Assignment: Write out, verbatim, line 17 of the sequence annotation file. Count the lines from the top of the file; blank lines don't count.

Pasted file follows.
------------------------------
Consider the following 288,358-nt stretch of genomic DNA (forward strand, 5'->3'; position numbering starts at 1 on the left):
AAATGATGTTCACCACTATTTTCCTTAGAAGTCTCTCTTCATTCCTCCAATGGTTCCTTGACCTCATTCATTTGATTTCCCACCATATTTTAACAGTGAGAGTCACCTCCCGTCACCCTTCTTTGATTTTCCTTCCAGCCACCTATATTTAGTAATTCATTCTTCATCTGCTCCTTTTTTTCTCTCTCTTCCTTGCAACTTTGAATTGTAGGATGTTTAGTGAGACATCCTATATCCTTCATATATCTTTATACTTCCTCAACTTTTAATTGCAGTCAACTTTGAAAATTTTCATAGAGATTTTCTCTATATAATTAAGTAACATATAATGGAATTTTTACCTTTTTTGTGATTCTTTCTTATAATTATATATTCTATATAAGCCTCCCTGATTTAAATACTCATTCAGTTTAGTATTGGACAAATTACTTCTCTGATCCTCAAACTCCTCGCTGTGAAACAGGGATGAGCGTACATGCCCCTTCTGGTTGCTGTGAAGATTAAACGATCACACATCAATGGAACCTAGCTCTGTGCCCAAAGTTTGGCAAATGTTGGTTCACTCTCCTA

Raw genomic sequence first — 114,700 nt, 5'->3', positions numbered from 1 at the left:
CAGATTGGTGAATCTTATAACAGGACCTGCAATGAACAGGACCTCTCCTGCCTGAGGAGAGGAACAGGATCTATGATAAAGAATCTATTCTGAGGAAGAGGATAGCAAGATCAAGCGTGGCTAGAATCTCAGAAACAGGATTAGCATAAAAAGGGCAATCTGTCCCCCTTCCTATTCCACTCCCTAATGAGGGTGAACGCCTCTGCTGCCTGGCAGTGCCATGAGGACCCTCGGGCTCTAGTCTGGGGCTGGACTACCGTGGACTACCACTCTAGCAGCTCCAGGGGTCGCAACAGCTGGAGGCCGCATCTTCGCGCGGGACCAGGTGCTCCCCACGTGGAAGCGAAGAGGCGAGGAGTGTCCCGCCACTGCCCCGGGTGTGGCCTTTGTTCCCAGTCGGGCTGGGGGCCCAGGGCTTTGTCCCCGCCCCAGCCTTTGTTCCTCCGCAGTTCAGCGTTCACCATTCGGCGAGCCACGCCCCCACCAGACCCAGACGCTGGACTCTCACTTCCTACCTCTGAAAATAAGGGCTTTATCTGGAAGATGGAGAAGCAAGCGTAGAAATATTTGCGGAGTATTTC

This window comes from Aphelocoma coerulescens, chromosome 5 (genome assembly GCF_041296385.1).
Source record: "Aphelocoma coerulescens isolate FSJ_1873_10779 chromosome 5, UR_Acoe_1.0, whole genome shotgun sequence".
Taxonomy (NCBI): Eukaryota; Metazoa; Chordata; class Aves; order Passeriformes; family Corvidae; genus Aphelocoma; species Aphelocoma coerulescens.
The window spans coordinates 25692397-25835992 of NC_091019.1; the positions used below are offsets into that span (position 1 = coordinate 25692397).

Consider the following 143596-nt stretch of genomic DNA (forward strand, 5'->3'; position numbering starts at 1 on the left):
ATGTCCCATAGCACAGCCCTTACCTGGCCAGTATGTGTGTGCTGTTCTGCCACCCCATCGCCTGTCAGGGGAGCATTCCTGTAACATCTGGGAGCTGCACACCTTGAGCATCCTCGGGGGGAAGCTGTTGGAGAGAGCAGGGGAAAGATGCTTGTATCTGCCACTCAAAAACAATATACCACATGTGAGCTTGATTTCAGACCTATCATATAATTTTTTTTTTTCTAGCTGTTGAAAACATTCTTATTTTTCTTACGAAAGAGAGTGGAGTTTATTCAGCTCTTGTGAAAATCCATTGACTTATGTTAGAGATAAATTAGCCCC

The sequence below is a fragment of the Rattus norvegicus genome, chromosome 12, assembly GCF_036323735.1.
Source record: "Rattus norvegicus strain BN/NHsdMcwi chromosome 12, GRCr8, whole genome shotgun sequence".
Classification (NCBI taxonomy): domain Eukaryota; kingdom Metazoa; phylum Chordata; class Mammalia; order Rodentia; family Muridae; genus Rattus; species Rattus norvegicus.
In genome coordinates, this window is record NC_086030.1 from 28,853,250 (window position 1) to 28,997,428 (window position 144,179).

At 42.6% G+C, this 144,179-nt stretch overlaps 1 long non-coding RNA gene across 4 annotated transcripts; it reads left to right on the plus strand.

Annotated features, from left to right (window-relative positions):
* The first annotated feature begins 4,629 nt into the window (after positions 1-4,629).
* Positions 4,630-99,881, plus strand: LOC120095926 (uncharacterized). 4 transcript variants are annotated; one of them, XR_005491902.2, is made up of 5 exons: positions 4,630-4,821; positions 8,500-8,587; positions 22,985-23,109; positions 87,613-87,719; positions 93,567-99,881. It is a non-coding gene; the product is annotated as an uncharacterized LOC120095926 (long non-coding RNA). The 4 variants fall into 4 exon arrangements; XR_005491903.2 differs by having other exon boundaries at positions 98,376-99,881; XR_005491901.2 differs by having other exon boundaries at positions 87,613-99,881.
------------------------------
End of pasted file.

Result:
* The first annotated feature begins 4,629 nt into the window (after positions 1-4,629).